Science-- there's something for everyone

Monday, November 30, 2009

Glowing Cells

Talk about being red-blooded!
A team of scientists led by Professors Andrew Elefanty and Ed Stanley have modified a human embryonic stem cell line so that it glows red when the cells differentiate into red blood cells.
Stem cells are valued for their ability to turn into any cell type. The difficulty is in coaxing them to become the kind of cell you need at the moment.
This new cell line will fluoresce when the hemoglobin genes are turned on, allowing scientists to observe and possibly learn to control that process.

Raptors Strike

Here’s a story that begins and ends with feet.
A trio of Montana State University graduate students (Denver Fowler—no I didn’t make that up, Elizabeth Freedman and John Scannella) has completed a study of raptor feeding methods. Raptors are carnivorous birds, also called ‘birds of prey’, including eagles, hawks, owls and falcons.
The students began with a box of birds’ feet stored at the Museum of the Rockies, hoping to use the feet to determine the birds’ killing methods. Not surprisingly, the talons sizes and shapes determined how the birds held and killed their prey. What was surprising, at least to the MSU students, was that no one had studied this before.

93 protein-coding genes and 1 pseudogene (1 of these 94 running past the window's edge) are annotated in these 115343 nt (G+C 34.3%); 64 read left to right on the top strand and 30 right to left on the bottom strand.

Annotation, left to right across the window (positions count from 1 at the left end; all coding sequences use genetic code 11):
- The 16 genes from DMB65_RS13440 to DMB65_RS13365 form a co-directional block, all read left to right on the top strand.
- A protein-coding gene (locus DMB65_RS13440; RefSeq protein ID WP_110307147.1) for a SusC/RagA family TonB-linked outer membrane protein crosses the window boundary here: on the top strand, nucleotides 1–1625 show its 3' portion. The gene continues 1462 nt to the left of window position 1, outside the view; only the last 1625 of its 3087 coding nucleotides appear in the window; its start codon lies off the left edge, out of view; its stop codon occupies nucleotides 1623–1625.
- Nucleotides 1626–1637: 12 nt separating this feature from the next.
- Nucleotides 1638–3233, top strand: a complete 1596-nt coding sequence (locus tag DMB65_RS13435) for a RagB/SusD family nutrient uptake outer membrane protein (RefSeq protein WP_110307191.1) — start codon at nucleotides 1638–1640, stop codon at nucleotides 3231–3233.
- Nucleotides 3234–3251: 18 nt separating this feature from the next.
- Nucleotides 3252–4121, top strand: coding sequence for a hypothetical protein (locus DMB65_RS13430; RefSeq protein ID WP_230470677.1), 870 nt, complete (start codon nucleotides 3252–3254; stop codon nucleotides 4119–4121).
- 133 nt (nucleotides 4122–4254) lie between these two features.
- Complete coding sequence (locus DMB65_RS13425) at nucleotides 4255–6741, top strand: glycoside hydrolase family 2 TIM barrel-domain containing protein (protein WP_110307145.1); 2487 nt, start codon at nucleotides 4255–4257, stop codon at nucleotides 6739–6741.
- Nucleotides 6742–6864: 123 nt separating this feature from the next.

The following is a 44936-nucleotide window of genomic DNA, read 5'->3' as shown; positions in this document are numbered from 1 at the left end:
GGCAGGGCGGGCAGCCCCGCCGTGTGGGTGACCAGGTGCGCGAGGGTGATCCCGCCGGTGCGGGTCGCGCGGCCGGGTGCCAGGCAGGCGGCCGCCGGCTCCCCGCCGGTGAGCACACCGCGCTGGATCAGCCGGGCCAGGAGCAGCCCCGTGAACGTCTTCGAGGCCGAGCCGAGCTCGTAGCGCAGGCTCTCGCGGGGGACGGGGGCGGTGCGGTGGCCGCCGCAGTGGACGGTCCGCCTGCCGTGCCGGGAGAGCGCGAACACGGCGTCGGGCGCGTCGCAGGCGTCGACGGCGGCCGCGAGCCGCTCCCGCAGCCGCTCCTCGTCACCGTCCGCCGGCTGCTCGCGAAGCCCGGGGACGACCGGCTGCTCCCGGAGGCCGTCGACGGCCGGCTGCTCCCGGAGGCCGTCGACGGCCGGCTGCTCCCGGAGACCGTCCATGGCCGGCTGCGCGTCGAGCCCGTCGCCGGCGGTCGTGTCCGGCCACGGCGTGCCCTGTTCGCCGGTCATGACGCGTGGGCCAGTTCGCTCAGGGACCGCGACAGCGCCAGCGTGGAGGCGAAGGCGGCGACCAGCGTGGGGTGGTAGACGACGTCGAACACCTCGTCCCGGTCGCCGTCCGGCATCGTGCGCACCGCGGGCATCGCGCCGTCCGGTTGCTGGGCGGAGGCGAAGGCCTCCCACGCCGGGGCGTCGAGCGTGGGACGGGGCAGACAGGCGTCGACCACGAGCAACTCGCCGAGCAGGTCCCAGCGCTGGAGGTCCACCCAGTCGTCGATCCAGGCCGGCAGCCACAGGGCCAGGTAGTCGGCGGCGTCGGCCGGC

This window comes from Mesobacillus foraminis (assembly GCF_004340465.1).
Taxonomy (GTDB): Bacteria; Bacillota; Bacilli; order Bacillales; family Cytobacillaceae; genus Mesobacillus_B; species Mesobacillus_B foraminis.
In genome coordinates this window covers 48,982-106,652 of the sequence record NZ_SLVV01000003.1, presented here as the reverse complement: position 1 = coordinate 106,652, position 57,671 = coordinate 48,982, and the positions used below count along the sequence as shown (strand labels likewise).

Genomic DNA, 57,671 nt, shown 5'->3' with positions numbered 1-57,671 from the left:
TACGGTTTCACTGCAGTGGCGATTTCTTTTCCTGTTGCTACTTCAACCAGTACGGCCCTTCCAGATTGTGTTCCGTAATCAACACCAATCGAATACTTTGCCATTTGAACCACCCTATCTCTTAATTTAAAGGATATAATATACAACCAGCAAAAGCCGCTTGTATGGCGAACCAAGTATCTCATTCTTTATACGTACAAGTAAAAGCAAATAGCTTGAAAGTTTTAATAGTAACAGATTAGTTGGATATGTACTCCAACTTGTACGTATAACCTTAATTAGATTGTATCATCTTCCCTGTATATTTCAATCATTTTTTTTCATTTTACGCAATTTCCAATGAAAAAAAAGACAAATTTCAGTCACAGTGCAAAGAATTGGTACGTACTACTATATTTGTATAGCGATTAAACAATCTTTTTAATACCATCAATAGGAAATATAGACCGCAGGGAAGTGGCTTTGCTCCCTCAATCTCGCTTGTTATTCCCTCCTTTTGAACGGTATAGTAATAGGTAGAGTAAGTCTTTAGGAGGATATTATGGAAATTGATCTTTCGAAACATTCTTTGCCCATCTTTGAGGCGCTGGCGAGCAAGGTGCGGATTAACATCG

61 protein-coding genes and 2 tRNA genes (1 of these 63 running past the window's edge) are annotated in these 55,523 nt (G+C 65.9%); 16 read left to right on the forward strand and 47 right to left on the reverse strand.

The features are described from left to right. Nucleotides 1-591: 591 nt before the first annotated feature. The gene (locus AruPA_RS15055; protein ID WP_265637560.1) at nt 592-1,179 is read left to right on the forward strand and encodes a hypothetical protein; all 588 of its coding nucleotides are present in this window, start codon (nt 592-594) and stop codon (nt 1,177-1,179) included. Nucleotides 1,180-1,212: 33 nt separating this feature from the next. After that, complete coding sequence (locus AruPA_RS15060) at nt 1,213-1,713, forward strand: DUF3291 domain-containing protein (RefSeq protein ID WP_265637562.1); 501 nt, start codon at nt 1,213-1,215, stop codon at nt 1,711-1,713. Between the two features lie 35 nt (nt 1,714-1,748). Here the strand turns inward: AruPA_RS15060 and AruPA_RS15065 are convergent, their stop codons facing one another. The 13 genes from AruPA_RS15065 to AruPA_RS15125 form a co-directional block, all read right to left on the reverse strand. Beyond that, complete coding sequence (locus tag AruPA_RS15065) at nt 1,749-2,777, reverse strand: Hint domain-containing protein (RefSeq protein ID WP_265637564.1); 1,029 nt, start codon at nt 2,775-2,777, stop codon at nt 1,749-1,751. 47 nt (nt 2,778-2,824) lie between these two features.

It turns out that owls, which mainly eat small prey, rely on constricting the prey in their grips, whereas eagles and hawks, as hunters of larger animals, dig their larger talons deep into their prey and proceed to dismember it with their beaks.
The students were originally interested in studying dinosaurs, not birds. They had hoped the box of birds’ feet would lead to insights into dinosaur feeding patterns. Now that the connection between the size and shape of feet and killing method is better understood, scientists can reexamine carnivorous dinosaur feet.

Recreating the RNA World

RNA molecules are formed using nothing but water.

Abiogenesis is the study of how life began on earth. This is not to be confused with evolution, which explains how we came to have the current diversity of life. Evolution began once there were life forms reproducing and competing. But how did life originally arise? That is still not completely understood.

We do know a few things though, one of which is that RNA preceded DNA as the information carrying molecule. RNA is less stable than DNA, but it has the advantage of serving as both a vehicle for information storage and as a catalyst to make more RNA and even protein chains. The instability of RNA means that primitive life forms employing it would have had a much greater mutation rate. This might have been advantageous to life in the early stages when it was struggling to gain footholds (pseudopod holds?) on its environment. As soon as life discovered DNA, a much more stable molecule, RNA was abandoned as the primary information storage container.

This is all well and good, but how do you get RNA in the first place? Ernesto Di Mauro’s lab has been able to synthesize chains of RNA over 120 nucleotides long using only water. That’s right, no enzymes or inorganic catalysts, no radiation, no lightning bolts. And of course, once you have RNA and a few odds and ends like lipids, you can have primitive cells!